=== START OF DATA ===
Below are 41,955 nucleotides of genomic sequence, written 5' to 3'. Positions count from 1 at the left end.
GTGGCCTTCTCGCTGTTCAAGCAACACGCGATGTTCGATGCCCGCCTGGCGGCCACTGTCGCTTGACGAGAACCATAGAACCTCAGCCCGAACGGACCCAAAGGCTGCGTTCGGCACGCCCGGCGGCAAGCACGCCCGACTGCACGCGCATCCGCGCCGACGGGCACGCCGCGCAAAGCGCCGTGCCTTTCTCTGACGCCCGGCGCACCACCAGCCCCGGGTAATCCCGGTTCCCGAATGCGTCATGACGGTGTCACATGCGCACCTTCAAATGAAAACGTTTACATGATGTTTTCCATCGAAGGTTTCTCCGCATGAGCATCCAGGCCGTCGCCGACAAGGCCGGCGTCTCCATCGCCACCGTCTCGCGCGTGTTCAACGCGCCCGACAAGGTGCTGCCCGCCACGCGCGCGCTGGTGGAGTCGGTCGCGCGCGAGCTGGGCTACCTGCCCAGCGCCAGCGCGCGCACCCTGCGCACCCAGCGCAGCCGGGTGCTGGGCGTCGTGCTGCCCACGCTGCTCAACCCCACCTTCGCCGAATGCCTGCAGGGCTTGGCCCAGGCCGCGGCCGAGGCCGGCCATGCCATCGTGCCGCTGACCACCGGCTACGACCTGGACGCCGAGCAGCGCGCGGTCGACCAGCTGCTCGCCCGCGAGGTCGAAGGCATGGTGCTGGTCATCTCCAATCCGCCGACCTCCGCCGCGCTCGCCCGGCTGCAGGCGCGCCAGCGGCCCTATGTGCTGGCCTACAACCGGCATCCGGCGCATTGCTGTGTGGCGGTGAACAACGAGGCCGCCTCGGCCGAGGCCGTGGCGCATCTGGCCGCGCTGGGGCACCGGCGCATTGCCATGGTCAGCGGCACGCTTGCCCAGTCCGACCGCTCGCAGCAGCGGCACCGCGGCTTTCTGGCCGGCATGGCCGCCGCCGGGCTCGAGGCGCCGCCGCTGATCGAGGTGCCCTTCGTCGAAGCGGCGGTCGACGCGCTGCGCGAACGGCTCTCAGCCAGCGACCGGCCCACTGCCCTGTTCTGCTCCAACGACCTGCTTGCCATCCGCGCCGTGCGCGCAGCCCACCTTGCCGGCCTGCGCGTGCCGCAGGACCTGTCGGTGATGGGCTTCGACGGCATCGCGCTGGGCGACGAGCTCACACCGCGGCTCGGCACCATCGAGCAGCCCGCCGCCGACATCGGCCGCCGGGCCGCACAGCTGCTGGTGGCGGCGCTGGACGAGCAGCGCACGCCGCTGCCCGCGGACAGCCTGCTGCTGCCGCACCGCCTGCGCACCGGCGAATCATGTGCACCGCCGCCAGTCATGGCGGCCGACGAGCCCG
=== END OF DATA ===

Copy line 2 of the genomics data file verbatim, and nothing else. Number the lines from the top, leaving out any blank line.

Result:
GTGGCCTTCTCGCTGTTCAAGCAACACGCGATGTTCGATGCCCGCCTGGCGGCCACTGTCGCTTGACGAGAACCATAGAACCTCAGCCCGAACGGACCCAAAGGCTGCGTTCGGCACGCCCGGCGGCAAGCACGCCCGACTGCACGCGCATCCGCGCCGACGGGCACGCCGCGCAAAGCGCCGTGCCTTTCTCTGACGCCCGGCGCACCACCAGCCCCGGGTAATCCCGGTTCCCGAATGCGTCATGACGGTGTCACATGCGCACCTTCAAATGAAAACGTTTACATGATGTTTTCCATCGAAGGTTTCTCCGCATGAGCATCCAGGCCGTCGCCGACAAGGCCGGCGTCTCCATCGCCACCGTCTCGCGCGTGTTCAACGCGCCCGACAAGGTGCTGCCCGCCACGCGCGCGCTGGTGGAGTCGGTCGCGCGCGAGCTGGGCTACCTGCCCAGCGCCAGCGCGCGCACCCTGCGCACCCAGCGCAGCCGGGTGCTGGGCGTCGTGCTGCCCACGCTGCTCAACCCCACCTTCGCCGAATGCCTGCAGGGCTTGGCCCAGGCCGCGGCCGAGGCCGGCCATGCCATCGTGCCGCTGACCACCGGCTACGACCTGGACGCCGAGCAGCGCGCGGTCGACCAGCTGCTCGCCCGCGAGGTCGAAGGCATGGTGCTGGTCATCTCCAATCCGCCGACCTCCGCCGCGCTCGCCCGGCTGCAGGCGCGCCAGCGGCCCTATGTGCTGGCCTACAACCGGCATCCGGCGCATTGCTGTGTGGCGGTGAACAACGAGGCCGCCTCGGCCGAGGCCGTGGCGCATCTGGCCGCGCTGGGGCACCGGCGCATTGCCATGGTCAGCGGCACGCTTGCCCAGTCCGACCGCTCGCAGCAGCGGCACCGCGGCTTTCTGGCCGGCATGGCCGCCGCCGGGCTCGAGGCGCCGCCGCTGATCGAGGTGCCCTTCGTCGAAGCGGCGGTCGACGCGCTGCGCGAACGGCTCTCAGCCAGCGACCGGCCCACTGCCCTGTTCTGCTCCAACGACCTGCTTGCCATCCGCGCCGTGCGCGCAGCCCACCTTGCCGGCCTGCGCGTGCCGCAGGACCTGTCGGTGATGGGCTTCGACGGCATCGCGCTGGGCGACGAGCTCACACCGCGGCTCGGCACCATCGAGCAGCCCGCCGCCGACATCGGCCGCCGGGCCGCACAGCTGCTGGTGGCGGCGCTGGACGAGCAGCGCACGCCGCTGCCCGCGGACAGCCTGCTGCTGCCGCACCGCCTGCGCACCGGCGAATCATGTGCACCGCCGCCAGTCATGGCGGCCGACGAGCCCG